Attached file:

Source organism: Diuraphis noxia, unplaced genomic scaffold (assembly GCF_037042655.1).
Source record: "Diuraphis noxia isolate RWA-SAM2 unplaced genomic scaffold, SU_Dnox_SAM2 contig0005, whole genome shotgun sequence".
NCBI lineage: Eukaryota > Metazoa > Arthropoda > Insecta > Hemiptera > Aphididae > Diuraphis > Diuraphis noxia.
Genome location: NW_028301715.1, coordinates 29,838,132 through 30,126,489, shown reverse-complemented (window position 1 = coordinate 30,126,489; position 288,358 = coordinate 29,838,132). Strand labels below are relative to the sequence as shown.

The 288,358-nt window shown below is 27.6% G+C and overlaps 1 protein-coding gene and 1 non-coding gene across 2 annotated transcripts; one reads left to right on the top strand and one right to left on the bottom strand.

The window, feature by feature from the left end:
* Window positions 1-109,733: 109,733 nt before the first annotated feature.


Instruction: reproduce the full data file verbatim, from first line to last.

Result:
Source organism: Diuraphis noxia, unplaced genomic scaffold (assembly GCF_037042655.1).
Source record: "Diuraphis noxia isolate RWA-SAM2 unplaced genomic scaffold, SU_Dnox_SAM2 contig0005, whole genome shotgun sequence".
NCBI lineage: Eukaryota > Metazoa > Arthropoda > Insecta > Hemiptera > Aphididae > Diuraphis > Diuraphis noxia.
Genome location: NW_028301715.1, coordinates 29,838,132 through 30,126,489, shown reverse-complemented (window position 1 = coordinate 30,126,489; position 288,358 = coordinate 29,838,132). Strand labels below are relative to the sequence as shown.

The 288,358-nt window shown below is 27.6% G+C and overlaps 1 protein-coding gene and 1 non-coding gene across 2 annotated transcripts; one reads left to right on the top strand and one right to left on the bottom strand.

The window, feature by feature from the left end:
* Window positions 1-109,733: 109,733 nt before the first annotated feature.